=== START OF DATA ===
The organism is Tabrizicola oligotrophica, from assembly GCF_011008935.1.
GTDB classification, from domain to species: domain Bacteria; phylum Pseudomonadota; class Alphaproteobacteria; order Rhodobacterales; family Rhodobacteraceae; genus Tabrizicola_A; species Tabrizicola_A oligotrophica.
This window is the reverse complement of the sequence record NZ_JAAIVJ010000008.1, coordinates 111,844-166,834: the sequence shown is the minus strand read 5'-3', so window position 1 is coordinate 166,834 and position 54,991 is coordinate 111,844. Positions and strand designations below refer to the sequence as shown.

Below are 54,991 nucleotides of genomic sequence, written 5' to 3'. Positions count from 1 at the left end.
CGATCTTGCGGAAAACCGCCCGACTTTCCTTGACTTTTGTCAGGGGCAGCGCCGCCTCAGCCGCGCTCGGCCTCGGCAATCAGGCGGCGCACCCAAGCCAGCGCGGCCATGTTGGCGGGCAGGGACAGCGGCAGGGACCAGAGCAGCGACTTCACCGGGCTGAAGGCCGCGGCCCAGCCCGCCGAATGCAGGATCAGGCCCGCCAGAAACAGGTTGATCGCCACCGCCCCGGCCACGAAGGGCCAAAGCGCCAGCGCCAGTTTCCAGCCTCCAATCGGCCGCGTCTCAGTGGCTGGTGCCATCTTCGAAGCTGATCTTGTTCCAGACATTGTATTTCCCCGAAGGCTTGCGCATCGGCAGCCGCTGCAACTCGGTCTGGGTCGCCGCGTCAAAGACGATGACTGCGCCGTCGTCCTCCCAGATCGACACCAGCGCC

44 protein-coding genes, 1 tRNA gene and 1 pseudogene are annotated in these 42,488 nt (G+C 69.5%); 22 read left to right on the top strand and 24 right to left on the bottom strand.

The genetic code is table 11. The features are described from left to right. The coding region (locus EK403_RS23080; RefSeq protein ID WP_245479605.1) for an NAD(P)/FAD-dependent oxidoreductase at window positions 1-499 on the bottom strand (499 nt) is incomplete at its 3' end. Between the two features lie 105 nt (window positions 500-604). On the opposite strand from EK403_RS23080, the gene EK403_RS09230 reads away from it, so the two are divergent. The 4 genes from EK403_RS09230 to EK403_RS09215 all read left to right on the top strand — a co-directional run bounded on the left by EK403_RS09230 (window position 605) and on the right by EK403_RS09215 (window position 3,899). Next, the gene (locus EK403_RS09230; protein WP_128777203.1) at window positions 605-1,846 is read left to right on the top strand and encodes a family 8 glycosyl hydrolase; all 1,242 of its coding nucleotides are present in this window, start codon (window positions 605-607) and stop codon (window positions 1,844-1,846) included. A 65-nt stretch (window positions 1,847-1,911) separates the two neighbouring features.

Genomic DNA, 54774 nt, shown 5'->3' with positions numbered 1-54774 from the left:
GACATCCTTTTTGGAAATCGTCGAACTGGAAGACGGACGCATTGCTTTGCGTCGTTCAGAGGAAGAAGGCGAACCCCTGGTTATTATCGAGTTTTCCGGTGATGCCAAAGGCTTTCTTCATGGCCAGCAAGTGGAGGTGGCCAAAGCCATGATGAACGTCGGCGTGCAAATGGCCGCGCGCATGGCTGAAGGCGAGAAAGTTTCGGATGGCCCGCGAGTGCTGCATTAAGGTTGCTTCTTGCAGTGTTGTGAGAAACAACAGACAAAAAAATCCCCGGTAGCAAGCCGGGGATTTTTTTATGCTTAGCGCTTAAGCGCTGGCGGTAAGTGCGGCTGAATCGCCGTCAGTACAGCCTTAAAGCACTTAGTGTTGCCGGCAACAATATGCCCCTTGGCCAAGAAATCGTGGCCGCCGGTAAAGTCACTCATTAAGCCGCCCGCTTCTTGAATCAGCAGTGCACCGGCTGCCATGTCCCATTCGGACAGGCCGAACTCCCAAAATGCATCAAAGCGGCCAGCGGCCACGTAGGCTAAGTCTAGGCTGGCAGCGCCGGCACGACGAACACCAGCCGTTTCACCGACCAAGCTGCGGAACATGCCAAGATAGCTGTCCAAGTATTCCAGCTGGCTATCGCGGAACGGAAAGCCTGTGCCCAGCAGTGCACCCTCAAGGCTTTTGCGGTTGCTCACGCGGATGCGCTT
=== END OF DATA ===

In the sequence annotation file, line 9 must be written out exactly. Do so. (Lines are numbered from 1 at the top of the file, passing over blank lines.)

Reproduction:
GACATCCTTTTTGGAAATCGTCGAACTGGAAGACGGACGCATTGCTTTGCGTCGTTCAGAGGAAGAAGGCGAACCCCTGGTTATTATCGAGTTTTCCGGTGATGCCAAAGGCTTTCTTCATGGCCAGCAAGTGGAGGTGGCCAAAGCCATGATGAACGTCGGCGTGCAAATGGCCGCGCGCATGGCTGAAGGCGAGAAAGTTTCGGATGGCCCGCGAGTGCTGCATTAAGGTTGCTTCTTGCAGTGTTGTGAGAAACAACAGACAAAAAAATCCCCGGTAGCAAGCCGGGGATTTTTTTATGCTTAGCGCTTAAGCGCTGGCGGTAAGTGCGGCTGAATCGCCGTCAGTACAGCCTTAAAGCACTTAGTGTTGCCGGCAACAATATGCCCCTTGGCCAAGAAATCGTGGCCGCCGGTAAAGTCACTCATTAAGCCGCCCGCTTCTTGAATCAGCAGTGCACCGGCTGCCATGTCCCATTCGGACAGGCCGAACTCCCAAAATGCATCAAAGCGGCCAGCGGCCACGTAGGCTAAGTCTAGGCTGGCAGCGCCGGCACGACGAACACCAGCCGTTTCACCGACCAAGCTGCGGAACATGCCAAGATAGCTGTCCAAGTATTCCAGCTGGCTATCGCGGAACGGAAAGCCTGTGCCCAGCAGTGCACCCTCAAGGCTTTTGCGGTTGCTCACGCGGATGCGCTT